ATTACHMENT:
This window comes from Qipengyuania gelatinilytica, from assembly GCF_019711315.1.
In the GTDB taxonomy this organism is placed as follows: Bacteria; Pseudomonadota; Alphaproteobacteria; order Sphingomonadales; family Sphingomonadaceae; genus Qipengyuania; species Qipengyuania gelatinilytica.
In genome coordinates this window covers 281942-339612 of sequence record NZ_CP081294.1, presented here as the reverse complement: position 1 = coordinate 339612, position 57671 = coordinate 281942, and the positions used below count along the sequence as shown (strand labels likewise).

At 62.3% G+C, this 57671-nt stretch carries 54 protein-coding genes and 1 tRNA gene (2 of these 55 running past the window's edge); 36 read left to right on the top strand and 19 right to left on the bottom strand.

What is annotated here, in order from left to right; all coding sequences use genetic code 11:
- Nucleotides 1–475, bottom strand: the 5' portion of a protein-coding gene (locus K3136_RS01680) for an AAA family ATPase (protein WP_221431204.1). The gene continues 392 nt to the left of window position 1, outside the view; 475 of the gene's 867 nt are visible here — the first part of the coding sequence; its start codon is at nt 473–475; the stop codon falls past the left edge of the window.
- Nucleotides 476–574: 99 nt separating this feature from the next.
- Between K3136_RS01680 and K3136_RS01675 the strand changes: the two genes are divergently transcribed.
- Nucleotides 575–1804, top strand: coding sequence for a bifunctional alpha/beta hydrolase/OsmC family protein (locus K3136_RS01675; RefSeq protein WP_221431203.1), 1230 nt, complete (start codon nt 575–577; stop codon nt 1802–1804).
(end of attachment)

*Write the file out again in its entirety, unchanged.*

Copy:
This window comes from Qipengyuania gelatinilytica, from assembly GCF_019711315.1.
In the GTDB taxonomy this organism is placed as follows: Bacteria; Pseudomonadota; Alphaproteobacteria; order Sphingomonadales; family Sphingomonadaceae; genus Qipengyuania; species Qipengyuania gelatinilytica.
In genome coordinates this window covers 281942-339612 of sequence record NZ_CP081294.1, presented here as the reverse complement: position 1 = coordinate 339612, position 57671 = coordinate 281942, and the positions used below count along the sequence as shown (strand labels likewise).

At 62.3% G+C, this 57671-nt stretch carries 54 protein-coding genes and 1 tRNA gene (2 of these 55 running past the window's edge); 36 read left to right on the top strand and 19 right to left on the bottom strand.

What is annotated here, in order from left to right; all coding sequences use genetic code 11:
- Nucleotides 1–475, bottom strand: the 5' portion of a protein-coding gene (locus K3136_RS01680) for an AAA family ATPase (protein WP_221431204.1). The gene continues 392 nt to the left of window position 1, outside the view; 475 of the gene's 867 nt are visible here — the first part of the coding sequence; its start codon is at nt 473–475; the stop codon falls past the left edge of the window.
- Nucleotides 476–574: 99 nt separating this feature from the next.
- Between K3136_RS01680 and K3136_RS01675 the strand changes: the two genes are divergently transcribed.
- Nucleotides 575–1804, top strand: coding sequence for a bifunctional alpha/beta hydrolase/OsmC family protein (locus K3136_RS01675; RefSeq protein WP_221431203.1), 1230 nt, complete (start codon nt 575–577; stop codon nt 1802–1804).